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I was very fortunate to meet Nichiren Buddhism in 1996 in Malindi, a town in Kenya on the coast of the Indian Ocean. I had many questions about the practice at first, but even so I felt something in the depths of my life that made me start practicing.
Although my name is Happiness, there was no happiness in my heart. Ten years before that time, I had lost my right arm in an accident. I was a single mother with a young daughter, my own parents had separated, I had no job, no money, and I suffered from serious asthma attacks.
Taking part in SGI activities, chanting and studying, was like medicine for the misery in my heart. I developed confidence and the courage to tackle obstacles with all my energy. My regular practice became the basis of my life, and within a few months I had achieved most of my determinations—and the rest were under way.
Then in 1998, my father asked me to come and live with him and, together with my baby, I moved to the town of Musoma near Lake Victoria in Tanzania. I had no money of my own and was completely dependent on my father. My mother was angry that I had chosen to go with him.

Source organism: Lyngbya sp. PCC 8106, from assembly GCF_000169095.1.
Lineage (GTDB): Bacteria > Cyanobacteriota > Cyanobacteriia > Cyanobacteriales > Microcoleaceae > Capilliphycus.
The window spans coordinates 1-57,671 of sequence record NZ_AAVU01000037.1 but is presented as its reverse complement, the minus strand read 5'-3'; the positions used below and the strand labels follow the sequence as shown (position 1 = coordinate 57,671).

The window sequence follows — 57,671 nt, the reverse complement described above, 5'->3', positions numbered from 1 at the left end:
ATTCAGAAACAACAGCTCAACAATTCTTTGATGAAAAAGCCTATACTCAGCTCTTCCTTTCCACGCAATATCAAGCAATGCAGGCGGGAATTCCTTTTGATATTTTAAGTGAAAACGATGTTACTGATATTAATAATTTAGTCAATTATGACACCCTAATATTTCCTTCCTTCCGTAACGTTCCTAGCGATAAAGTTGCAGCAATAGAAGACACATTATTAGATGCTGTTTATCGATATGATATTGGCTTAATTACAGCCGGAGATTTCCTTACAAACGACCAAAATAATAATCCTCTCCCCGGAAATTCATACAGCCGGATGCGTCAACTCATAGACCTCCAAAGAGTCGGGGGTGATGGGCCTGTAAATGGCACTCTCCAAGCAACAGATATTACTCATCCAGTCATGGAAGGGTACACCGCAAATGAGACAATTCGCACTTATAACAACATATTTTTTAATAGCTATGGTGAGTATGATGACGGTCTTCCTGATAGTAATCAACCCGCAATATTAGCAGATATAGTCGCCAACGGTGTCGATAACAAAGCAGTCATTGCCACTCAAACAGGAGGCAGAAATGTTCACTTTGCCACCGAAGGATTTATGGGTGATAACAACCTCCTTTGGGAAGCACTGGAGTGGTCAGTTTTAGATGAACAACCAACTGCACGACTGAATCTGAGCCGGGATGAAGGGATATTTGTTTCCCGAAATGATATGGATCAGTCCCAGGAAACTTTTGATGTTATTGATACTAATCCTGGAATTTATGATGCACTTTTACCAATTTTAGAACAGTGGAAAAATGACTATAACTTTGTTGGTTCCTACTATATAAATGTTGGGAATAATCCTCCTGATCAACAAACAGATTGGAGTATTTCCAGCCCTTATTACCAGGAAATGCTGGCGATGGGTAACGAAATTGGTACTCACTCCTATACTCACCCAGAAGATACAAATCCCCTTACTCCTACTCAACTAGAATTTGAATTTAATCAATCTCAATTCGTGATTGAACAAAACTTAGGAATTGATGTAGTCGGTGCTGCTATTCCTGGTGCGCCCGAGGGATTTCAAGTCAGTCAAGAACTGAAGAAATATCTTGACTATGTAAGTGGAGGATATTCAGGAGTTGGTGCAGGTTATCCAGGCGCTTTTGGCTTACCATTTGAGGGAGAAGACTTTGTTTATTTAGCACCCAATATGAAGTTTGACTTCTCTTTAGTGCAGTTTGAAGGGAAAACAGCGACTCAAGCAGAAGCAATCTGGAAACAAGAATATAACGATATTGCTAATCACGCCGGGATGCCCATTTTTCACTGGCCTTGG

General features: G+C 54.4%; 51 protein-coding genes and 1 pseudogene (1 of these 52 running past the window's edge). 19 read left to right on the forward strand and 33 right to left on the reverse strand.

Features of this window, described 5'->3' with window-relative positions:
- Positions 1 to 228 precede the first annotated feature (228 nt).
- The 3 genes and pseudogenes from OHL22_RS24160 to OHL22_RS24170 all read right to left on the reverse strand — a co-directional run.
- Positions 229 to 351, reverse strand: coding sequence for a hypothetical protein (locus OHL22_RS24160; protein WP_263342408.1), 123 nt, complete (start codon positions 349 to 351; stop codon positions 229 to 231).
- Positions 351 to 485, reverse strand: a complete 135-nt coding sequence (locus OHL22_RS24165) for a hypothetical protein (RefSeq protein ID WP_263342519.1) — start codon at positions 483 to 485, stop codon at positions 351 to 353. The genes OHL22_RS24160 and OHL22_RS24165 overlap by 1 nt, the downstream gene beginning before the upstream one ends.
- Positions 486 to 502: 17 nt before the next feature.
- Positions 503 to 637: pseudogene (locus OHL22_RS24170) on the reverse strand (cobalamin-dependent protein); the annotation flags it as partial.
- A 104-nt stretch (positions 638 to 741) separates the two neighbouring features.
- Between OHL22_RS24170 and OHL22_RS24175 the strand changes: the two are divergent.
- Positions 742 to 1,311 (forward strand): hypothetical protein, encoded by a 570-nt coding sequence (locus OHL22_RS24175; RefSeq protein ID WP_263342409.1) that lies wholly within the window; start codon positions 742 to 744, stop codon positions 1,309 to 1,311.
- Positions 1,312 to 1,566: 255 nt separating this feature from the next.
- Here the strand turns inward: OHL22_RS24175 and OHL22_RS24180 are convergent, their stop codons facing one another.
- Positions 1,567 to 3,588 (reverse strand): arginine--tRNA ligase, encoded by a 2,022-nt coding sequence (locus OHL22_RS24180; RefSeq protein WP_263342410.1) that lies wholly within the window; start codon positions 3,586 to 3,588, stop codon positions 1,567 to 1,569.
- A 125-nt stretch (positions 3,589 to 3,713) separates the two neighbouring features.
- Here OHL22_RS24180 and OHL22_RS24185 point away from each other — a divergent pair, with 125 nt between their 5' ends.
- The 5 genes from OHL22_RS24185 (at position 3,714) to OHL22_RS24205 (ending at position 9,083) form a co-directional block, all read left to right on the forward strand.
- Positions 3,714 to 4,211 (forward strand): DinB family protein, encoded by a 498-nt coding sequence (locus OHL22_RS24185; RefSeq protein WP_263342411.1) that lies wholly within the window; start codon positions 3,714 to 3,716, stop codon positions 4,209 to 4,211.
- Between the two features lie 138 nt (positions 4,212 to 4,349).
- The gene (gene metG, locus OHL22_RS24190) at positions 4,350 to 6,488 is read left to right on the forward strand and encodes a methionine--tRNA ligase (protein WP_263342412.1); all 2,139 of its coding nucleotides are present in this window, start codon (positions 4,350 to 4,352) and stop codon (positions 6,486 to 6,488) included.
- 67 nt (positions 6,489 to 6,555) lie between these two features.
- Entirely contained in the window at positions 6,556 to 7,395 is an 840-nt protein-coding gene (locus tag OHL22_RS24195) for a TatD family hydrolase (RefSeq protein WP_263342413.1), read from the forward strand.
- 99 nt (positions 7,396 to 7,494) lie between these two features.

I was now chanting alone in a new environment. I lived in my father’s house together with other members of our extended family who did not understand my Buddhist practice. Because of this I chanted in secret, although I shared Buddhist materials with my father. Soon, I was able to start computer classes, and because I could translate from Swahili to English, I began to work part-time with a local Catholic sister.
Having the experience of overcoming various difficulties through practicing Buddhism gave me confidence in my capabilities and my future.
I still had to chant when the other members of my family were out. Finally, I had earned enough money to be able to add a separate room onto my father’s house for myself, where I could chant comfortably.
In 2000, my mother back in Kenya suffered a stroke while she was visiting Nairobi. My elderly grandmother traveled to Nairobi to help her but also fell sick. In my circumstances and with a young child, it was a big challenge for me to be able to make the long journey to Nairobi, but somehow I was able to do it and take my mother and grandmother back to Malindi. I felt that it was my Buddhist practice that gave me the strength to do this. Eventually, my father invited my mother to come and live with him in Tanzania, and in 2002, she died peacefully at his home.
I continued chanting, no matter what. Having the experience of overcoming various difficulties through practicing Buddhism gave me confidence in my capabilities and my future. That same year, I applied and was accepted for a national position in a disability organization in Tanzania. I became a board member and the national coordinator for the department for women and children with disabilities. To do this job, I had to move to Dar es Salaam and start a new life. I didn’t have enough money to rent a house there, as we have to pay a whole year’s rent in advance. After staying for a while in a lodge, I eventually found a relative who I could stay with and I was able to chant there, but again it was in secret.